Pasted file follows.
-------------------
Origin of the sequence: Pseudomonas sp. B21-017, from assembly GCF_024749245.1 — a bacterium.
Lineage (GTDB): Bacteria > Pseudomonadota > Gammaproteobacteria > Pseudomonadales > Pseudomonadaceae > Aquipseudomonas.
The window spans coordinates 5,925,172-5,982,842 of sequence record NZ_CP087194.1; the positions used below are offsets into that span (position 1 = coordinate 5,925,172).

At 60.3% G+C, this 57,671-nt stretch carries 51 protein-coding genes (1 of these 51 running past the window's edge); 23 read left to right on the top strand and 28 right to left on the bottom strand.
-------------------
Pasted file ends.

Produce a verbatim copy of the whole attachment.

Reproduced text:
Origin of the sequence: Pseudomonas sp. B21-017, from assembly GCF_024749245.1 — a bacterium.
Lineage (GTDB): Bacteria > Pseudomonadota > Gammaproteobacteria > Pseudomonadales > Pseudomonadaceae > Aquipseudomonas.
The window spans coordinates 5,925,172-5,982,842 of sequence record NZ_CP087194.1; the positions used below are offsets into that span (position 1 = coordinate 5,925,172).

At 60.3% G+C, this 57,671-nt stretch carries 51 protein-coding genes (1 of these 51 running past the window's edge); 23 read left to right on the top strand and 28 right to left on the bottom strand.